show a place located between the pasture I see every day when I look out the window over my kitchen sink and the rise just beyond. It may have been there since the day I moved here six years ago. Is it odd I just discovered it? Not really, I just started looking.

Unicorns live in places usually described as being so impossible to conceive of let alone view from one’s usual vantage they become not just invisible, but non-existent. In the field of equine advocacy right now there is a dichotomy of thought so rife with conflict, so infused with righteous and conflictual fervor it is hard to imagine any common ground.

That it does exist is without question to the Opti-Mystic. It is beautiful, stable and teaming with unicorns. Right now both sides claim that no such place does nor even can exist and for them in this moment this is quite true. But some of us are quite aware that just because they can’t see, feel, taste, hear or otherwise perceive this place conventionally right now doesn’t mean it isn’t there, and doesn’t likewise mean they are unable to do so ever. All it means is they haven’t ventured out beyond their typical boundaries to have a look or a listen.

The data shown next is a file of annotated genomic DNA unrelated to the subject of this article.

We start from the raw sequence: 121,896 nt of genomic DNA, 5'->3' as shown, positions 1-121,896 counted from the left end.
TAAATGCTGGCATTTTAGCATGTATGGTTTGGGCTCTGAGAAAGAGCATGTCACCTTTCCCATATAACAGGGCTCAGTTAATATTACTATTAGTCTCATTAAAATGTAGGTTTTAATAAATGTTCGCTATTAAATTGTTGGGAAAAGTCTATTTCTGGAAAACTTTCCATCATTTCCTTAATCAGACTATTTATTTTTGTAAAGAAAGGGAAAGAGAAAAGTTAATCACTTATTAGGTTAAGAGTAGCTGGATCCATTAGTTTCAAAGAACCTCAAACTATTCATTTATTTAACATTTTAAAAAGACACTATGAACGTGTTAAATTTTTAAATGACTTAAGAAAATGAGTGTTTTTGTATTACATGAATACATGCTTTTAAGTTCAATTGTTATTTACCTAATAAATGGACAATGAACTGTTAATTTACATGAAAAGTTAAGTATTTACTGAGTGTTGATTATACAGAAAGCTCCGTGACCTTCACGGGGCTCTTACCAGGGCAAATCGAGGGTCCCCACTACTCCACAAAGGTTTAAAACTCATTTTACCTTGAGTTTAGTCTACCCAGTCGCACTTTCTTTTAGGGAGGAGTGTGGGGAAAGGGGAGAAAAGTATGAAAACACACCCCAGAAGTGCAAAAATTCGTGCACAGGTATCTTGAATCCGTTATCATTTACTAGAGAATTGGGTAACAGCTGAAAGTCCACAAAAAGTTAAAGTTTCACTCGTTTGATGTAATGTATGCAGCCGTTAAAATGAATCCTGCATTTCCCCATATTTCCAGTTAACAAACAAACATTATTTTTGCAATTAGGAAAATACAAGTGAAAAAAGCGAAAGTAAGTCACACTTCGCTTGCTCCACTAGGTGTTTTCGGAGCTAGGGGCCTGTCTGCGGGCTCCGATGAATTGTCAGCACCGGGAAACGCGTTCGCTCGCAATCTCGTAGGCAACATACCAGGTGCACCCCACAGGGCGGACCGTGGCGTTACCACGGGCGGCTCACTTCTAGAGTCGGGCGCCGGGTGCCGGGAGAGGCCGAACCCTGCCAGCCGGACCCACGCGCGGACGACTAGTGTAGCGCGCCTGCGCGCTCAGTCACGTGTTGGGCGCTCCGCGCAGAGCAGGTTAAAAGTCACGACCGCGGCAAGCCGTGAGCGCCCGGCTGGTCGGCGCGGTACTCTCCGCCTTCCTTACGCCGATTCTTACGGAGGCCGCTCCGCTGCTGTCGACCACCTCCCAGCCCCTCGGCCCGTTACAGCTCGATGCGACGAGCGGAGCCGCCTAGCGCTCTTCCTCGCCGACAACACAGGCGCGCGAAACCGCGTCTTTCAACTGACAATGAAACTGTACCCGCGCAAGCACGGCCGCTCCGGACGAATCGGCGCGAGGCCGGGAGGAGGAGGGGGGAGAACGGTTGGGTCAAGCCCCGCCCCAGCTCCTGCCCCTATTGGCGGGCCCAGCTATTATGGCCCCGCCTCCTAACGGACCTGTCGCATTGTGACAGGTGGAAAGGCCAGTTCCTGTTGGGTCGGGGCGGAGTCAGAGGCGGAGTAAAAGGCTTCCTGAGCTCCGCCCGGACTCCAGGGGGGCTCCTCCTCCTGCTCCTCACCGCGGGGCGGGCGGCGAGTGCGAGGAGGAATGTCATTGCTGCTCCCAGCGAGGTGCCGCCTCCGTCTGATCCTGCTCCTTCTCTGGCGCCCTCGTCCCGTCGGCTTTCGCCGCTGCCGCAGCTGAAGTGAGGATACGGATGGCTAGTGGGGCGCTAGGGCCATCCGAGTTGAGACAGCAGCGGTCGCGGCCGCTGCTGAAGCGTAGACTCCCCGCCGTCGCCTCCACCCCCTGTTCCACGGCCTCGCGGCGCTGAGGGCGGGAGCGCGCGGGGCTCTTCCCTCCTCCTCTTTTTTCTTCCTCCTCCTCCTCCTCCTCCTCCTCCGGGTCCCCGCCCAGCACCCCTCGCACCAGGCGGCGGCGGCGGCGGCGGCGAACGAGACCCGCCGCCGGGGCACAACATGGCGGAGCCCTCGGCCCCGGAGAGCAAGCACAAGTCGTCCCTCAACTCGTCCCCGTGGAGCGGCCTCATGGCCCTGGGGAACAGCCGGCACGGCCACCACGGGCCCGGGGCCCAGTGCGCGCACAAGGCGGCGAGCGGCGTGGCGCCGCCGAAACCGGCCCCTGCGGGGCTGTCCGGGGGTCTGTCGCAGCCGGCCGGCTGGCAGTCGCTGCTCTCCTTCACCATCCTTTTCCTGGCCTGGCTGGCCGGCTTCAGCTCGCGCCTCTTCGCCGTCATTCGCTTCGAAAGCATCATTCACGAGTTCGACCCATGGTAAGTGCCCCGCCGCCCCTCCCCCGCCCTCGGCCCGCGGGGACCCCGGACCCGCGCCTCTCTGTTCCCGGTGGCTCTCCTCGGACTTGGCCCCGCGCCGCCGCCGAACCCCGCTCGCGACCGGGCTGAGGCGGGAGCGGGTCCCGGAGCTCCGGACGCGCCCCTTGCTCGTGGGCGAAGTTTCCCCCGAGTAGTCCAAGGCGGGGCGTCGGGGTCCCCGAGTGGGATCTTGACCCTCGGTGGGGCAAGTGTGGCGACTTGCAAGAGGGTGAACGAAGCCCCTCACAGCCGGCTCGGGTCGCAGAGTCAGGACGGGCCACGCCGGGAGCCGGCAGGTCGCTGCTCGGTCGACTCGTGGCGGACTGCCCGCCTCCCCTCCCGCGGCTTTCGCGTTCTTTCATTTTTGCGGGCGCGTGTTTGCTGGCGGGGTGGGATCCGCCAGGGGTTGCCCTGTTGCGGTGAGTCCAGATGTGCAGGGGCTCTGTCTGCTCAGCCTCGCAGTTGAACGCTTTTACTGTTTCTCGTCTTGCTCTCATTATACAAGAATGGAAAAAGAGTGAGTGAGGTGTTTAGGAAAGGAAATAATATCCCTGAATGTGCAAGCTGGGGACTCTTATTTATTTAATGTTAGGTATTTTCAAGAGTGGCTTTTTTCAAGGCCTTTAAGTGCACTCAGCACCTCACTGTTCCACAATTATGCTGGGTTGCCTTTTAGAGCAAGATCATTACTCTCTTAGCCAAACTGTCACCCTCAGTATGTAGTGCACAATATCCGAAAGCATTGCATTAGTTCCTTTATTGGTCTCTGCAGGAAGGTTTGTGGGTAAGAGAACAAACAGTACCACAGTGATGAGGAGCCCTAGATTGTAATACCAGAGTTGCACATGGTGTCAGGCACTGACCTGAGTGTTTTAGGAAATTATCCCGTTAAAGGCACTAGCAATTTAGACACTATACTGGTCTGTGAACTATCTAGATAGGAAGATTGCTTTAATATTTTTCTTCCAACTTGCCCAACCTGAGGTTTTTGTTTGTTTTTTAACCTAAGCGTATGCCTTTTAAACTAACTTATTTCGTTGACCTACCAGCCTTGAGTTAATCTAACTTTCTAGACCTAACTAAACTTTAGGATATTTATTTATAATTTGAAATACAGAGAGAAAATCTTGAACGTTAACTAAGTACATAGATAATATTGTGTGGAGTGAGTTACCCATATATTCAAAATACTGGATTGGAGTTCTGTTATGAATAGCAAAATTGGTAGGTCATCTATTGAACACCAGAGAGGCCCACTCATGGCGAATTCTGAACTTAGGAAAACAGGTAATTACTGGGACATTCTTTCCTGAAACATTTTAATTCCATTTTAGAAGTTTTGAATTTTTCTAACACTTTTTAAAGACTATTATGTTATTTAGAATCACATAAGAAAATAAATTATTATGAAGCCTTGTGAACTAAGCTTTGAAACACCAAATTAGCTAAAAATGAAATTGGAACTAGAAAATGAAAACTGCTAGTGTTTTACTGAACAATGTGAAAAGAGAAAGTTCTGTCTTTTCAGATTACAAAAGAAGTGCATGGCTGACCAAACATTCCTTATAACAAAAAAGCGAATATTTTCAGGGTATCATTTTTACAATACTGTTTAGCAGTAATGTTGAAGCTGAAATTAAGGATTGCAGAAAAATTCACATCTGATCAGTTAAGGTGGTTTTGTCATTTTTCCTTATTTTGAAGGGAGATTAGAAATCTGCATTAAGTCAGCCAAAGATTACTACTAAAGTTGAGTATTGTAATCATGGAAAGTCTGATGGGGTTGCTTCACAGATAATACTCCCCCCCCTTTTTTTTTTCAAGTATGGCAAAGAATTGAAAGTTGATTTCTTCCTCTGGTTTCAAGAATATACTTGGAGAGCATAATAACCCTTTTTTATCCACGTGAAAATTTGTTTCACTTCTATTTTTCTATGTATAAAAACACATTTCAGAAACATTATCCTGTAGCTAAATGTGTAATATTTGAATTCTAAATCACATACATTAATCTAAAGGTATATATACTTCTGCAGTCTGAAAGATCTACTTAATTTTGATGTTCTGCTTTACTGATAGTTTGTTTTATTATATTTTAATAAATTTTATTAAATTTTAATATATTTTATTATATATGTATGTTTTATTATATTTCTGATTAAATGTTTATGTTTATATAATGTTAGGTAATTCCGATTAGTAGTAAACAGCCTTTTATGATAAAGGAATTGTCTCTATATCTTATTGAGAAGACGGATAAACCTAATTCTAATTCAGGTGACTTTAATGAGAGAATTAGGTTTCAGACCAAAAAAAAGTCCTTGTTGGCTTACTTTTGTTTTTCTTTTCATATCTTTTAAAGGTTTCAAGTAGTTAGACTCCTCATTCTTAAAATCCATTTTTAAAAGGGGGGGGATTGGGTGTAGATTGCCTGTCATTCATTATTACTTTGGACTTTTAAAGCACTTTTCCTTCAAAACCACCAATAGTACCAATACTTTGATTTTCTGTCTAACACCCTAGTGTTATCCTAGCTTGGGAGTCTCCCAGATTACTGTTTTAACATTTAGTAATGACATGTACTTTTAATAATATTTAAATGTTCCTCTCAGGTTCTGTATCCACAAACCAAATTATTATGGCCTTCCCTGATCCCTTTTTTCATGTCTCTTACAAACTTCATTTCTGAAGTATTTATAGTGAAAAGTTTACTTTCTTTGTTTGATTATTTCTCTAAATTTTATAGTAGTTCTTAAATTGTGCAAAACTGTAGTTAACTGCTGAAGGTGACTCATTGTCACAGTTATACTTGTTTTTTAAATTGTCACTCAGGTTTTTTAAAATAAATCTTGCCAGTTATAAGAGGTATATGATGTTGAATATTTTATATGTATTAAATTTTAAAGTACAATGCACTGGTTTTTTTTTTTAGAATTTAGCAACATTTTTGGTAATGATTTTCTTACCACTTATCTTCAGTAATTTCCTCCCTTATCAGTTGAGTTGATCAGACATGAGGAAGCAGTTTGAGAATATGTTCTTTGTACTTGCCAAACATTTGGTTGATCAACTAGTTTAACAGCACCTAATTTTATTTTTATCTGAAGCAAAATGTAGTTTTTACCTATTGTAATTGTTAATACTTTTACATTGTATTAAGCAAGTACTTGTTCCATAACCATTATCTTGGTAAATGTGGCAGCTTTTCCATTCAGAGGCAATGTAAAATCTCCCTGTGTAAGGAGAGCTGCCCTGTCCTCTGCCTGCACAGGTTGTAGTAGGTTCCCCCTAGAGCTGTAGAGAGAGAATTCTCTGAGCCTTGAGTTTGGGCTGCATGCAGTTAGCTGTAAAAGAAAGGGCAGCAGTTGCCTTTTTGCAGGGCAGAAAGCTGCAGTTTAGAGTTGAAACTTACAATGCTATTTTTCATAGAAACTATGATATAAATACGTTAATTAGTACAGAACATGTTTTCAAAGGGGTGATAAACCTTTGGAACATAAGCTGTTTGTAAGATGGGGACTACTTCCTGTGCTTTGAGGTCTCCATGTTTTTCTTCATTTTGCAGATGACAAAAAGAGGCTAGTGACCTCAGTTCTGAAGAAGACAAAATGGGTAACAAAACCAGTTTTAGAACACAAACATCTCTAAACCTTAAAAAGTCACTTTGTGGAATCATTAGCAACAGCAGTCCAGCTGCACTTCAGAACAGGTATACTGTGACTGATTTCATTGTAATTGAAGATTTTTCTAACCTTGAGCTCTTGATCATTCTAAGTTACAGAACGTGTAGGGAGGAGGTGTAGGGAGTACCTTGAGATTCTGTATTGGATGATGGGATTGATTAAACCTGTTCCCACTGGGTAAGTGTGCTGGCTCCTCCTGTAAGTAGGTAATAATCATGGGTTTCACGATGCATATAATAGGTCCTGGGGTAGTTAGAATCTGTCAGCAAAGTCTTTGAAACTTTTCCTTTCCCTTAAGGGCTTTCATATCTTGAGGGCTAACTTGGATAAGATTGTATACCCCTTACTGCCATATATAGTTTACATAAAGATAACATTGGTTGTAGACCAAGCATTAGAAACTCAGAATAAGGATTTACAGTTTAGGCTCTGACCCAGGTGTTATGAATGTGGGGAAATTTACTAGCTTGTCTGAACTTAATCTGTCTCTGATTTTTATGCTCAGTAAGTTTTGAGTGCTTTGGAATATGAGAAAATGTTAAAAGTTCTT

We're particularly delighted by Marti's conclusion:

As I search for unicorns I find I am surrounded by leagues of the creatures. Sparkly, ice-white, speckled starry night apaloosaed. Minuscule and humongous. Breezy and cheesy. They nicker and whicker at me using windchimed breezes, and baby step agreements from yin yang parties always encouraging me to live in the land of positive outcome. As though it exists. And dang if it does after all. Without exception.

Read the entire illustrated adventure here.

> read more from Unicorns . . .


The Right Word (permalink)
From Prof. Oddfellow's sketchbook:


Gary Barwin writes:

Now where did I put that Wayning Gretzky picture...
> read more from The Right Word . . .


Someone Should Write a Book on ... (permalink)
"There ought to be a book to inform people about seashore life."
—Vladimir Nabokov, Nabokov's Butterflies: Unpublished and Uncollected Writings, 2000, p. 49.
> read more from Someone Should Write a Book on ... . . .



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Original Content Copyright © 2014 by Craig Conley. All rights reserved.